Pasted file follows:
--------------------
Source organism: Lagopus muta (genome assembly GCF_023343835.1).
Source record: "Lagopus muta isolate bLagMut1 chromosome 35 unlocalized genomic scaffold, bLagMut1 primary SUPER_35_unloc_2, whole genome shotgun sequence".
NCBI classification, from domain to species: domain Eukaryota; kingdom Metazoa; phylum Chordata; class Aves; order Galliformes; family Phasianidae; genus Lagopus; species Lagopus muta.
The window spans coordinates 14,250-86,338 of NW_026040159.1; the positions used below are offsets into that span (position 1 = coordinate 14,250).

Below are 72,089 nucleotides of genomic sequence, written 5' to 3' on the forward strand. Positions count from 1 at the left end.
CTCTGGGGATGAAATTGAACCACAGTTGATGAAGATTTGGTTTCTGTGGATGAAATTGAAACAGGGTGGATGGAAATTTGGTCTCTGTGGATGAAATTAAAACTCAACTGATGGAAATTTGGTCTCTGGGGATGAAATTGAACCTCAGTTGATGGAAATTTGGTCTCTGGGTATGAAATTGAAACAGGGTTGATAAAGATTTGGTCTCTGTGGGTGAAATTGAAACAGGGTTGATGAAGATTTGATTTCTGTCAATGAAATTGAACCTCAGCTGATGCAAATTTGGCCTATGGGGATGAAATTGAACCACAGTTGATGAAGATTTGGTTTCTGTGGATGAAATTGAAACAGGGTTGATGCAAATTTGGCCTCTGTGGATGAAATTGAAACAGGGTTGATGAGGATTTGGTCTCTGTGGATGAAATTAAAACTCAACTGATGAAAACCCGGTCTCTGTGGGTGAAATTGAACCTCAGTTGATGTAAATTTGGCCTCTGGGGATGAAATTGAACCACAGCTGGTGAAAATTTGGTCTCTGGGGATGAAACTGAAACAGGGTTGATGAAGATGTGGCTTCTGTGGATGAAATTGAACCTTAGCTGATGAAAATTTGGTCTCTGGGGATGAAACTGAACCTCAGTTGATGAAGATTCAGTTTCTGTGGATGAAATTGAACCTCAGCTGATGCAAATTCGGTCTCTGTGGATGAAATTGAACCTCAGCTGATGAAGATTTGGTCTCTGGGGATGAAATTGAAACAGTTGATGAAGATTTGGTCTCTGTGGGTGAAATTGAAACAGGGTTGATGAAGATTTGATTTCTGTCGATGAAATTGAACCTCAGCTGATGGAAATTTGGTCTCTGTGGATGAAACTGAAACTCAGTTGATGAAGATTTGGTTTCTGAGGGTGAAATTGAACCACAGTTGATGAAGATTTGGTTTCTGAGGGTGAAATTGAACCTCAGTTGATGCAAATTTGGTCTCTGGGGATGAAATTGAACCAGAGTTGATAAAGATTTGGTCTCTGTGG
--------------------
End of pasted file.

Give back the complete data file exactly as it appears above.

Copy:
Source organism: Lagopus muta (genome assembly GCF_023343835.1).
Source record: "Lagopus muta isolate bLagMut1 chromosome 35 unlocalized genomic scaffold, bLagMut1 primary SUPER_35_unloc_2, whole genome shotgun sequence".
NCBI classification, from domain to species: domain Eukaryota; kingdom Metazoa; phylum Chordata; class Aves; order Galliformes; family Phasianidae; genus Lagopus; species Lagopus muta.
The window spans coordinates 14,250-86,338 of NW_026040159.1; the positions used below are offsets into that span (position 1 = coordinate 14,250).

Below are 72,089 nucleotides of genomic sequence, written 5' to 3' on the forward strand. Positions count from 1 at the left end.
CTCTGGGGATGAAATTGAACCACAGTTGATGAAGATTTGGTTTCTGTGGATGAAATTGAAACAGGGTGGATGGAAATTTGGTCTCTGTGGATGAAATTAAAACTCAACTGATGGAAATTTGGTCTCTGGGGATGAAATTGAACCTCAGTTGATGGAAATTTGGTCTCTGGGTATGAAATTGAAACAGGGTTGATAAAGATTTGGTCTCTGTGGGTGAAATTGAAACAGGGTTGATGAAGATTTGATTTCTGTCAATGAAATTGAACCTCAGCTGATGCAAATTTGGCCTATGGGGATGAAATTGAACCACAGTTGATGAAGATTTGGTTTCTGTGGATGAAATTGAAACAGGGTTGATGCAAATTTGGCCTCTGTGGATGAAATTGAAACAGGGTTGATGAGGATTTGGTCTCTGTGGATGAAATTAAAACTCAACTGATGAAAACCCGGTCTCTGTGGGTGAAATTGAACCTCAGTTGATGTAAATTTGGCCTCTGGGGATGAAATTGAACCACAGCTGGTGAAAATTTGGTCTCTGGGGATGAAACTGAAACAGGGTTGATGAAGATGTGGCTTCTGTGGATGAAATTGAACCTTAGCTGATGAAAATTTGGTCTCTGGGGATGAAACTGAACCTCAGTTGATGAAGATTCAGTTTCTGTGGATGAAATTGAACCTCAGCTGATGCAAATTCGGTCTCTGTGGATGAAATTGAACCTCAGCTGATGAAGATTTGGTCTCTGGGGATGAAATTGAAACAGTTGATGAAGATTTGGTCTCTGTGGGTGAAATTGAAACAGGGTTGATGAAGATTTGATTTCTGTCGATGAAATTGAACCTCAGCTGATGGAAATTTGGTCTCTGTGGATGAAACTGAAACTCAGTTGATGAAGATTTGGTTTCTGAGGGTGAAATTGAACCACAGTTGATGAAGATTTGGTTTCTGAGGGTGAAATTGAACCTCAGTTGATGCAAATTTGGTCTCTGGGGATGAAATTGAACCAGAGTTGATAAAGATTTGGTCTCTGTGG